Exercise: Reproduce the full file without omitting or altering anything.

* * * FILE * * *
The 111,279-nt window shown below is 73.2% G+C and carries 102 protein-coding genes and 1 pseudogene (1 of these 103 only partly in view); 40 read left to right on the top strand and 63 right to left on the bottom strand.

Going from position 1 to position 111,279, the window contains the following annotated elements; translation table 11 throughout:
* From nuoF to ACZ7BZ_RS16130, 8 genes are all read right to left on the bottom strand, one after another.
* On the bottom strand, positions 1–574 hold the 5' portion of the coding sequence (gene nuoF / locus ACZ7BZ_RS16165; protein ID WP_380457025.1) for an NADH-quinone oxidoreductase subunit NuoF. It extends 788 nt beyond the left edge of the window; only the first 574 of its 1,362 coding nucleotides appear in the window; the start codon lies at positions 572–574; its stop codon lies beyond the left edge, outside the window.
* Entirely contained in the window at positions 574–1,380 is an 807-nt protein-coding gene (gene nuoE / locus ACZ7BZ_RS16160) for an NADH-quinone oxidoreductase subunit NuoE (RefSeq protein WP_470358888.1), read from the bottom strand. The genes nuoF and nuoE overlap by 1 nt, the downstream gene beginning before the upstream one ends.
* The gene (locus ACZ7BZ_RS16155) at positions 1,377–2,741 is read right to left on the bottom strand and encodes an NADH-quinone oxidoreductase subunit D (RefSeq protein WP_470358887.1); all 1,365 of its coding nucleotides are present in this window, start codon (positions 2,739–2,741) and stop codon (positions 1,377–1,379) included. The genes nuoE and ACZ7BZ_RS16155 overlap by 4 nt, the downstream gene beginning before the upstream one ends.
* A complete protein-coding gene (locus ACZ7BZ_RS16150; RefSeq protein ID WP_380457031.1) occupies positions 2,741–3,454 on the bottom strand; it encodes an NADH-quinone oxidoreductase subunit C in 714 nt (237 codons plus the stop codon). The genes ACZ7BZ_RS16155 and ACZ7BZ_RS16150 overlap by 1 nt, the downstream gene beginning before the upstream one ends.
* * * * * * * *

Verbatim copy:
The 111,279-nt window shown below is 73.2% G+C and carries 102 protein-coding genes and 1 pseudogene (1 of these 103 only partly in view); 40 read left to right on the top strand and 63 right to left on the bottom strand.

Going from position 1 to position 111,279, the window contains the following annotated elements; translation table 11 throughout:
* From nuoF to ACZ7BZ_RS16130, 8 genes are all read right to left on the bottom strand, one after another.
* On the bottom strand, positions 1–574 hold the 5' portion of the coding sequence (gene nuoF / locus ACZ7BZ_RS16165; protein ID WP_380457025.1) for an NADH-quinone oxidoreductase subunit NuoF. It extends 788 nt beyond the left edge of the window; only the first 574 of its 1,362 coding nucleotides appear in the window; the start codon lies at positions 572–574; its stop codon lies beyond the left edge, outside the window.
* Entirely contained in the window at positions 574–1,380 is an 807-nt protein-coding gene (gene nuoE / locus ACZ7BZ_RS16160) for an NADH-quinone oxidoreductase subunit NuoE (RefSeq protein WP_470358888.1), read from the bottom strand. The genes nuoF and nuoE overlap by 1 nt, the downstream gene beginning before the upstream one ends.
* The gene (locus ACZ7BZ_RS16155) at positions 1,377–2,741 is read right to left on the bottom strand and encodes an NADH-quinone oxidoreductase subunit D (RefSeq protein WP_470358887.1); all 1,365 of its coding nucleotides are present in this window, start codon (positions 2,739–2,741) and stop codon (positions 1,377–1,379) included. The genes nuoE and ACZ7BZ_RS16155 overlap by 4 nt, the downstream gene beginning before the upstream one ends.
* A complete protein-coding gene (locus ACZ7BZ_RS16150; RefSeq protein ID WP_380457031.1) occupies positions 2,741–3,454 on the bottom strand; it encodes an NADH-quinone oxidoreductase subunit C in 714 nt (237 codons plus the stop codon). The genes ACZ7BZ_RS16155 and ACZ7BZ_RS16150 overlap by 1 nt, the downstream gene beginning before the upstream one ends.